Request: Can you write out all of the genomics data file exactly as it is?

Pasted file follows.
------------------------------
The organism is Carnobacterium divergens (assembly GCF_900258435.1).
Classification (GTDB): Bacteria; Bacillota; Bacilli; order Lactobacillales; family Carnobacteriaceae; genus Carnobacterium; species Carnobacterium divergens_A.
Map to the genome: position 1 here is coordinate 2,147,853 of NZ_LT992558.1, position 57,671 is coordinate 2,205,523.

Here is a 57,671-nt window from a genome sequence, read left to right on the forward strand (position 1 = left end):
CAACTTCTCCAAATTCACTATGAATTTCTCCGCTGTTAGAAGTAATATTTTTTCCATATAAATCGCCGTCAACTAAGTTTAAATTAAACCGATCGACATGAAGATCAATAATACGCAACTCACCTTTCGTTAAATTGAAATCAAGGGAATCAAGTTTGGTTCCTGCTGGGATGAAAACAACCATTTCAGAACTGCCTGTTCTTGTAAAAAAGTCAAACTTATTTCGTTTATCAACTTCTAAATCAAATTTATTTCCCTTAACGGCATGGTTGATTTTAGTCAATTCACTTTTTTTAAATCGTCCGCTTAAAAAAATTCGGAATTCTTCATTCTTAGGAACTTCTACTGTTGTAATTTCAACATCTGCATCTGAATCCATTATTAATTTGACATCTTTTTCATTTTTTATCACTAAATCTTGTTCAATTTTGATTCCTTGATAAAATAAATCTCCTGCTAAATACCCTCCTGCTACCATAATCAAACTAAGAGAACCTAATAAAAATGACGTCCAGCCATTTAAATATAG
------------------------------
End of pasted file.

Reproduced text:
The organism is Carnobacterium divergens (assembly GCF_900258435.1).
Classification (GTDB): Bacteria; Bacillota; Bacilli; order Lactobacillales; family Carnobacteriaceae; genus Carnobacterium; species Carnobacterium divergens_A.
Map to the genome: position 1 here is coordinate 2,147,853 of NZ_LT992558.1, position 57,671 is coordinate 2,205,523.

Here is a 57,671-nt window from a genome sequence, read left to right on the forward strand (position 1 = left end):
CAACTTCTCCAAATTCACTATGAATTTCTCCGCTGTTAGAAGTAATATTTTTTCCATATAAATCGCCGTCAACTAAGTTTAAATTAAACCGATCGACATGAAGATCAATAATACGCAACTCACCTTTCGTTAAATTGAAATCAAGGGAATCAAGTTTGGTTCCTGCTGGGATGAAAACAACCATTTCAGAACTGCCTGTTCTTGTAAAAAAGTCAAACTTATTTCGTTTATCAACTTCTAAATCAAATTTATTTCCCTTAACGGCATGGTTGATTTTAGTCAATTCACTTTTTTTAAATCGTCCGCTTAAAAAAATTCGGAATTCTTCATTCTTAGGAACTTCTACTGTTGTAATTTCAACATCTGCATCTGAATCCATTATTAATTTGACATCTTTTTCATTTTTTATCACTAAATCTTGTTCAATTTTGATTCCTTGATAAAATAAATCTCCTGCTAAATACCCTCCTGCTACCATAATCAAACTAAGAGAACCTAATAAAAATGACGTCCAGCCATTTAAATATAG